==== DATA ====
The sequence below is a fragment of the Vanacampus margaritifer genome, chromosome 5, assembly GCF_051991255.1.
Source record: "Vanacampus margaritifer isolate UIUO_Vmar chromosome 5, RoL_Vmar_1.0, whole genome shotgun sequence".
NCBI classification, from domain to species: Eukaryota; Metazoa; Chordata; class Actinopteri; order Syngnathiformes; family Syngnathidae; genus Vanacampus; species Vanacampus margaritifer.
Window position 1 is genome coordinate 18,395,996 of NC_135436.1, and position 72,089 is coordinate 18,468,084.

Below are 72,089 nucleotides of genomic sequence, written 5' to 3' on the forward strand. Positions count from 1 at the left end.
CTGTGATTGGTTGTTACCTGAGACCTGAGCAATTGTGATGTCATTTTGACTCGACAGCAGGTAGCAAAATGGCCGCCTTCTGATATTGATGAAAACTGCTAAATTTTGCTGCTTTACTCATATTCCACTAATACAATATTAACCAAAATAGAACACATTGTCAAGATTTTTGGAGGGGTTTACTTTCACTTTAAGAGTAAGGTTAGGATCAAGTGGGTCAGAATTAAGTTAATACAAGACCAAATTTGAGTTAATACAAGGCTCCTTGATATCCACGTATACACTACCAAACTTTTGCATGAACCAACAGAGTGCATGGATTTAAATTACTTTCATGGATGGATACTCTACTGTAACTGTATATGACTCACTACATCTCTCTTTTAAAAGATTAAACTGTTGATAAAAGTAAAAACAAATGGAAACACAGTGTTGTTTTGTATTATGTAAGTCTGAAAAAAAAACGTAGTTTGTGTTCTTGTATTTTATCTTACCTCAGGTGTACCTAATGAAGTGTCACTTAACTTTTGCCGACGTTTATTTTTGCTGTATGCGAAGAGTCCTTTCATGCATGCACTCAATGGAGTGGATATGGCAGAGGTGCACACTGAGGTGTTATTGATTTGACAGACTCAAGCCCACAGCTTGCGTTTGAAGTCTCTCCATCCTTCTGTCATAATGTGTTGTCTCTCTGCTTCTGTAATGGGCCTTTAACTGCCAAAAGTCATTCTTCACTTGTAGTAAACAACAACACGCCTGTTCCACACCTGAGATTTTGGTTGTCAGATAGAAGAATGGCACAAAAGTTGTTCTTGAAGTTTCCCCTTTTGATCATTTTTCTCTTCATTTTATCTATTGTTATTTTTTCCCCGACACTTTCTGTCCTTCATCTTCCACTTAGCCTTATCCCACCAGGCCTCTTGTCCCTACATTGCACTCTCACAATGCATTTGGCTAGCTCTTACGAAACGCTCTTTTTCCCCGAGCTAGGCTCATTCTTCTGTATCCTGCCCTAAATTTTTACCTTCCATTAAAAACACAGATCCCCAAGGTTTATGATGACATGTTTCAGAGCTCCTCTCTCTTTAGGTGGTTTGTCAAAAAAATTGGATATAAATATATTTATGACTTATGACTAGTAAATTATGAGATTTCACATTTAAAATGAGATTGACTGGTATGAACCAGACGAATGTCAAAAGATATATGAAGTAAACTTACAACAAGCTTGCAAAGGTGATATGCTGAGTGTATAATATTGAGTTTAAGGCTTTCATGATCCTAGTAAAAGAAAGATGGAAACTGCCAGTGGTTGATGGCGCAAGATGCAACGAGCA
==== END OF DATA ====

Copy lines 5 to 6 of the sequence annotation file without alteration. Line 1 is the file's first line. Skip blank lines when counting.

Below are 72,089 nucleotides of genomic sequence, written 5' to 3' on the forward strand. Positions count from 1 at the left end.
CTGTGATTGGTTGTTACCTGAGACCTGAGCAATTGTGATGTCATTTTGACTCGACAGCAGGTAGCAAAATGGCCGCCTTCTGATATTGATGAAAACTGCTAAATTTTGCTGCTTTACTCATATTCCACTAATACAATATTAACCAAAATAGAACACATTGTCAAGATTTTTGGAGGGGTTTACTTTCACTTTAAGAGTAAGGTTAGGATCAAGTGGGTCAGAATTAAGTTAATACAAGACCAAATTTGAGTTAATACAAGGCTCCTTGATATCCACGTATACACTACCAAACTTTTGCATGAACCAACAGAGTGCATGGATTTAAATTACTTTCATGGATGGATACTCTACTGTAACTGTATATGACTCACTACATCTCTCTTTTAAAAGATTAAACTGTTGATAAAAGTAAAAACAAATGGAAACACAGTGTTGTTTTGTATTATGTAAGTCTGAAAAAAAAACGTAGTTTGTGTTCTTGTATTTTATCTTACCTCAGGTGTACCTAATGAAGTGTCACTTAACTTTTGCCGACGTTTATTTTTGCTGTATGCGAAGAGTCCTTTCATGCATGCACTCAATGGAGTGGATATGGCAGAGGTGCACACTGAGGTGTTATTGATTTGACAGACTCAAGCCCACAGCTTGCGTTTGAAGTCTCTCCATCCTTCTGTCATAATGTGTTGTCTCTCTGCTTCTGTAATGGGCCTTTAACTGCCAAAAGTCATTCTTCACTTGTAGTAAACAACAACACGCCTGTTCCACACCTGAGATTTTGGTTGTCAGATAGAAGAATGGCACAAAAGTTGTTCTTGAAGTTTCCCCTTTTGATCATTTTTCTCTTCATTTTATCTATTGTTATTTTTTCCCCGACACTTTCTGTCCTTCATCTTCCACTTAGCCTTATCCCACCAGGCCTCTTGTCCCTACATTGCACTCTCACAATGCATTTGGCTAGCTCTTACGAAACGCTCTTTTTCCCCGAGCTAGGCTCATTCTTCTGTATCCTGCCCTAAATTTTTACCTTCCATTAAAAACACAGATCCCCAAGGTTTATGATGACATGTTTCAGAGCTCCTCTCTCTTTAGGTGGTTTGTCAAAAAAATTGGATATAAATATATTTATGACTTATGACTAGTAAATTATGAGATTTCACATTTAAAATGAGATTGACTGGTATGAACCAGACGAATGTCAAAAGATATATGAAGTAAACTTACAACAAGCTTGCAAAGGTGATATGCTGAGTGTATAATATTGAGTTTAAGGCTTTCATGATCCTAGTAAAAGAAAGATGGAAACTGCCAGTGGTTGATGGCGCAAGATGCAACGAGCA